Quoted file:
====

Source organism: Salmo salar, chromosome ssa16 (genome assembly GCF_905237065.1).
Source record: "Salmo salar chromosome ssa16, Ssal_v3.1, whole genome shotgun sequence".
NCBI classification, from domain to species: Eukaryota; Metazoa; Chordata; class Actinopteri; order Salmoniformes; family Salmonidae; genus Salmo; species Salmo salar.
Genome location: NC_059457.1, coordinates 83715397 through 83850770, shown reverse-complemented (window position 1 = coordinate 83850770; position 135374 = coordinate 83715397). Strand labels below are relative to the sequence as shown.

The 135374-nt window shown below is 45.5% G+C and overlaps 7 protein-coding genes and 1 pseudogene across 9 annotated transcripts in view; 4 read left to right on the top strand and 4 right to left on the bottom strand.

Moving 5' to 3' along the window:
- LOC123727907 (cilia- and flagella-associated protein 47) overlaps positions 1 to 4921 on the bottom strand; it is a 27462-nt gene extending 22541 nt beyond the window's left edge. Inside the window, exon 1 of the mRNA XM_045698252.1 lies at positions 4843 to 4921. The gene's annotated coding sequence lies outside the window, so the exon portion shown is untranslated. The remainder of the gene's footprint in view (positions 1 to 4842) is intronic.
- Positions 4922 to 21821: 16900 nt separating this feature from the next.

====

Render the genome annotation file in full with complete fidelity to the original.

Source organism: Salmo salar, chromosome ssa16 (genome assembly GCF_905237065.1).
Source record: "Salmo salar chromosome ssa16, Ssal_v3.1, whole genome shotgun sequence".
NCBI classification, from domain to species: Eukaryota; Metazoa; Chordata; class Actinopteri; order Salmoniformes; family Salmonidae; genus Salmo; species Salmo salar.
Genome location: NC_059457.1, coordinates 83715397 through 83850770, shown reverse-complemented (window position 1 = coordinate 83850770; position 135374 = coordinate 83715397). Strand labels below are relative to the sequence as shown.

The 135374-nt window shown below is 45.5% G+C and overlaps 7 protein-coding genes and 1 pseudogene across 9 annotated transcripts in view; 4 read left to right on the top strand and 4 right to left on the bottom strand.

Moving 5' to 3' along the window:
- LOC123727907 (cilia- and flagella-associated protein 47) overlaps positions 1 to 4921 on the bottom strand; it is a 27462-nt gene extending 22541 nt beyond the window's left edge. Inside the window, exon 1 of the mRNA XM_045698252.1 lies at positions 4843 to 4921. The gene's annotated coding sequence lies outside the window, so the exon portion shown is untranslated. The remainder of the gene's footprint in view (positions 1 to 4842) is intronic.
- Positions 4922 to 21821: 16900 nt separating this feature from the next.